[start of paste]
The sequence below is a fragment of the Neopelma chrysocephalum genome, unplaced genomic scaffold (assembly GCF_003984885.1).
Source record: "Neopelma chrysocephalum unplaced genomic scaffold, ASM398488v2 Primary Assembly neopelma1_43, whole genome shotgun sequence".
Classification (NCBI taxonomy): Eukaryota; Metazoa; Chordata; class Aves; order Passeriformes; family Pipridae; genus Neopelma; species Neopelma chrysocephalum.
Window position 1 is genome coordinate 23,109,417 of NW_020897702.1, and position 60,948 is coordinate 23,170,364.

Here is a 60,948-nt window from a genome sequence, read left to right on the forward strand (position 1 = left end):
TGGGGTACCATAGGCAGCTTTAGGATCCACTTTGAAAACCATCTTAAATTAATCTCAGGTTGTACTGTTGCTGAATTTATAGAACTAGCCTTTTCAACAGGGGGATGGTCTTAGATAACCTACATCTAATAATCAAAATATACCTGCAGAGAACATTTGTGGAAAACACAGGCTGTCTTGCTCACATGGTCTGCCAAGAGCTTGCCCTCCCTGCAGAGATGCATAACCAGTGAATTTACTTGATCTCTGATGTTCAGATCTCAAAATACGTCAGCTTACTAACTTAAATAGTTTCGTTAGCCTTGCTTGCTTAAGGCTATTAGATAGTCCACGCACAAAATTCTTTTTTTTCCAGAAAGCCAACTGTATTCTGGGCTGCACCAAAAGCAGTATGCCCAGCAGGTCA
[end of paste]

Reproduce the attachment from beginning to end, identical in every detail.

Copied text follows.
The sequence below is a fragment of the Neopelma chrysocephalum genome, unplaced genomic scaffold (assembly GCF_003984885.1).
Source record: "Neopelma chrysocephalum unplaced genomic scaffold, ASM398488v2 Primary Assembly neopelma1_43, whole genome shotgun sequence".
Classification (NCBI taxonomy): Eukaryota; Metazoa; Chordata; class Aves; order Passeriformes; family Pipridae; genus Neopelma; species Neopelma chrysocephalum.
Window position 1 is genome coordinate 23,109,417 of NW_020897702.1, and position 60,948 is coordinate 23,170,364.

Here is a 60,948-nt window from a genome sequence, read left to right on the forward strand (position 1 = left end):
TGGGGTACCATAGGCAGCTTTAGGATCCACTTTGAAAACCATCTTAAATTAATCTCAGGTTGTACTGTTGCTGAATTTATAGAACTAGCCTTTTCAACAGGGGGATGGTCTTAGATAACCTACATCTAATAATCAAAATATACCTGCAGAGAACATTTGTGGAAAACACAGGCTGTCTTGCTCACATGGTCTGCCAAGAGCTTGCCCTCCCTGCAGAGATGCATAACCAGTGAATTTACTTGATCTCTGATGTTCAGATCTCAAAATACGTCAGCTTACTAACTTAAATAGTTTCGTTAGCCTTGCTTGCTTAAGGCTATTAGATAGTCCACGCACAAAATTCTTTTTTTTCCAGAAAGCCAACTGTATTCTGGGCTGCACCAAAAGCAGTATGCCCAGCAGGTCA